This lyre, specifically a small U-shaped harp, is fabricated from a tortoise shell, a material frequently utilized in antiquity for its robustness and resonant qualities. Artisans hollowed the shell to construct the instrument's resonator, with the arms and crossbar made from reinforced bone. The original metal strings, no longer present, would have been stretched between these parts.

The piece is a notable example of Ancient Greek craftsmanship, identifiable by its dominant ornamental components. Featuring finely carved depictions of Greek divinities and mythical entities, the exterior offers a sequenced narrative rendered with precision, suggestive of Athenian artisanal expertise.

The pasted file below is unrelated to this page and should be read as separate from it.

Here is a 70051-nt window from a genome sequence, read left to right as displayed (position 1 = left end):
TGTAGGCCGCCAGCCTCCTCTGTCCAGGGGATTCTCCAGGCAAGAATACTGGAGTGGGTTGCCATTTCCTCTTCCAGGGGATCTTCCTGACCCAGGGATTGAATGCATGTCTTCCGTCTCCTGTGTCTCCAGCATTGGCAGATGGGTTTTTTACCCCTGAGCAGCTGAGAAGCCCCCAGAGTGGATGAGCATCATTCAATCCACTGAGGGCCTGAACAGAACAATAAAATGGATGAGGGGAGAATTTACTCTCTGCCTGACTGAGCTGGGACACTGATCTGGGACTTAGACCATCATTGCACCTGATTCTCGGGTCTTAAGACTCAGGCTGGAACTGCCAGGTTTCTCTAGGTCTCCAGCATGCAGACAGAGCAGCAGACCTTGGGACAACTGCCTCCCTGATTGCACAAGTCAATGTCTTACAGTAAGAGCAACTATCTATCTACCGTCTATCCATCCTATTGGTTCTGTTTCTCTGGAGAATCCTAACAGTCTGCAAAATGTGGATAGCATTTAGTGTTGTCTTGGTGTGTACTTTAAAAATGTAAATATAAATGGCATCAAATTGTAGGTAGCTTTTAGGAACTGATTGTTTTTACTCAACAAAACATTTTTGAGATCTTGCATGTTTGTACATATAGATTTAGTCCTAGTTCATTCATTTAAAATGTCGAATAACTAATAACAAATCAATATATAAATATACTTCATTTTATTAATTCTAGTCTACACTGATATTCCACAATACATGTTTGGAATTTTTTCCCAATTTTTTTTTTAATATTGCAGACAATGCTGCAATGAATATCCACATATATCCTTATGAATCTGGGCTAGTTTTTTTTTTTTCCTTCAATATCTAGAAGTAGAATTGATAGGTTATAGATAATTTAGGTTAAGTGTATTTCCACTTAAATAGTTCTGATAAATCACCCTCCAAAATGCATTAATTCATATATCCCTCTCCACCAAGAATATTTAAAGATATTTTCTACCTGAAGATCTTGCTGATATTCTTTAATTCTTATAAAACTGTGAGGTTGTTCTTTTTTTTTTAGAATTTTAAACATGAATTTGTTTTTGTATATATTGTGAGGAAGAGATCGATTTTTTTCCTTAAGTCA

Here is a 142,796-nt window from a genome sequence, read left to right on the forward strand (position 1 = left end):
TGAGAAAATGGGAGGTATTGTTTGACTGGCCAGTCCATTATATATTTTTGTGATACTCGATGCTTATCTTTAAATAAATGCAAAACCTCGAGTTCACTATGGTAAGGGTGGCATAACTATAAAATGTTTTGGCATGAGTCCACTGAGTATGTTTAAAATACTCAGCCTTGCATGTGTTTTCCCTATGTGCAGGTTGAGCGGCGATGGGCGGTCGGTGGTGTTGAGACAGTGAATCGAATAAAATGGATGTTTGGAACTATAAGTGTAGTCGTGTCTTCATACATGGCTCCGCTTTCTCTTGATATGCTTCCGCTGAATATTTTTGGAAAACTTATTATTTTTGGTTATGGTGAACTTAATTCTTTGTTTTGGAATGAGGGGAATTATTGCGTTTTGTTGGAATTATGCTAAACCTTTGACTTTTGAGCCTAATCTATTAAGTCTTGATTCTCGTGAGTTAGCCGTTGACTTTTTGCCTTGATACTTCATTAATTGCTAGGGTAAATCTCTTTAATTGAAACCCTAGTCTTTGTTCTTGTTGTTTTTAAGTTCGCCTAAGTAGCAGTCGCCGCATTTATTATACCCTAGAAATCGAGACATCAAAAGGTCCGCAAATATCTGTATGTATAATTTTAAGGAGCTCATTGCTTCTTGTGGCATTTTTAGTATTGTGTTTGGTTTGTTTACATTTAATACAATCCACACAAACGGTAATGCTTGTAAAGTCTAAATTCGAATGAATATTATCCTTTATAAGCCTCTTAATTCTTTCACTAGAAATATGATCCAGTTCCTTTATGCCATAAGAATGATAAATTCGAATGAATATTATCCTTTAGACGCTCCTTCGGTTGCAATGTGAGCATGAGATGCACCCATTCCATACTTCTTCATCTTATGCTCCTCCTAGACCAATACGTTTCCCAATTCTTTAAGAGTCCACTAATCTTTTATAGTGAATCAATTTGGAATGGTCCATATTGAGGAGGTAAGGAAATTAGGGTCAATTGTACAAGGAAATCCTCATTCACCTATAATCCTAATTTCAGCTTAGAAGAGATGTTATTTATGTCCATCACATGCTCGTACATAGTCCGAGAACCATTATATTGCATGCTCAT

The ends of the instrument's arms are embellished with figures of a satyr and a maenad, followers of Dionysus, the god of wine, suggesting its potential ceremonial use. The figures appear to be in mid-motion, lending the artifact dynamic visual interest.

The lyre is historically significant within ancient Greek culture. Associated with Apollo, god of music, lyres were key instruments in both music education and performances, and they were integral to ceremonial or celebratory occasions including symposia, weddings, and religious events. This establishes lyres as instrumental artifacts that also reflected Greek social and religious customs, referenced frequently in ancient literature and lore.

The recurring presence of lyre motifs in ancient artwork across various mediums such as pottery and sculpture, suggests symbolic importance. Symbols often conveyed notions of celebration, harmony, and the sacred link between music and the gods.

British Museum